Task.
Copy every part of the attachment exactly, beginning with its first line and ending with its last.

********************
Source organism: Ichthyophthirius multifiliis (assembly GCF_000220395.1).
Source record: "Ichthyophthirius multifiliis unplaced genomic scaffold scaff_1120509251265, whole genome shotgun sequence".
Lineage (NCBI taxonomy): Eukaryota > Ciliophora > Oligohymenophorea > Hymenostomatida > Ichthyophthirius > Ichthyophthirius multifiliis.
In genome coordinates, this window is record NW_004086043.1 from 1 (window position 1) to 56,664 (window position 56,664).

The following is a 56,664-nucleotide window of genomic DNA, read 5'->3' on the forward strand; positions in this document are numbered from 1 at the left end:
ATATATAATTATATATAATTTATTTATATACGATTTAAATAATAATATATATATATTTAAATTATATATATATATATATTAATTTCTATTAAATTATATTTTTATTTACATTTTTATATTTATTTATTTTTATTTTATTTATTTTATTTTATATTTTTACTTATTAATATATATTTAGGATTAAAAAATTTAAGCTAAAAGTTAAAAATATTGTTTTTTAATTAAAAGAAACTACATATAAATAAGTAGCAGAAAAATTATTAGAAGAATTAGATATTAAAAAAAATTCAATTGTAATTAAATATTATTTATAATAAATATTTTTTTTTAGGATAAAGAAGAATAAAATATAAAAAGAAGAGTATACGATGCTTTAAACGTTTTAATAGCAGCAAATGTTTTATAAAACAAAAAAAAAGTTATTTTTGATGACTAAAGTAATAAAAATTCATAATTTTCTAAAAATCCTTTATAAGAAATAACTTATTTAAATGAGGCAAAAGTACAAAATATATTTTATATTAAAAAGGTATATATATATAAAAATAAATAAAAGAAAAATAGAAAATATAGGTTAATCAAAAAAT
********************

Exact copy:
Source organism: Ichthyophthirius multifiliis (assembly GCF_000220395.1).
Source record: "Ichthyophthirius multifiliis unplaced genomic scaffold scaff_1120509251265, whole genome shotgun sequence".
Lineage (NCBI taxonomy): Eukaryota > Ciliophora > Oligohymenophorea > Hymenostomatida > Ichthyophthirius > Ichthyophthirius multifiliis.
In genome coordinates, this window is record NW_004086043.1 from 1 (window position 1) to 56,664 (window position 56,664).

The following is a 56,664-nucleotide window of genomic DNA, read 5'->3' on the forward strand; positions in this document are numbered from 1 at the left end:
ATATATAATTATATATAATTTATTTATATACGATTTAAATAATAATATATATATATTTAAATTATATATATATATATATTAATTTCTATTAAATTATATTTTTATTTACATTTTTATATTTATTTATTTTTATTTTATTTATTTTATTTTATATTTTTACTTATTAATATATATTTAGGATTAAAAAATTTAAGCTAAAAGTTAAAAATATTGTTTTTTAATTAAAAGAAACTACATATAAATAAGTAGCAGAAAAATTATTAGAAGAATTAGATATTAAAAAAAATTCAATTGTAATTAAATATTATTTATAATAAATATTTTTTTTTAGGATAAAGAAGAATAAAATATAAAAAGAAGAGTATACGATGCTTTAAACGTTTTAATAGCAGCAAATGTTTTATAAAACAAAAAAAAAGTTATTTTTGATGACTAAAGTAATAAAAATTCATAATTTTCTAAAAATCCTTTATAAGAAATAACTTATTTAAATGAGGCAAAAGTACAAAATATATTTTATATTAAAAAGGTATATATATATAAAAATAAATAAAAGAAAAATAGAAAATATAGGTTAATCAAAAAAT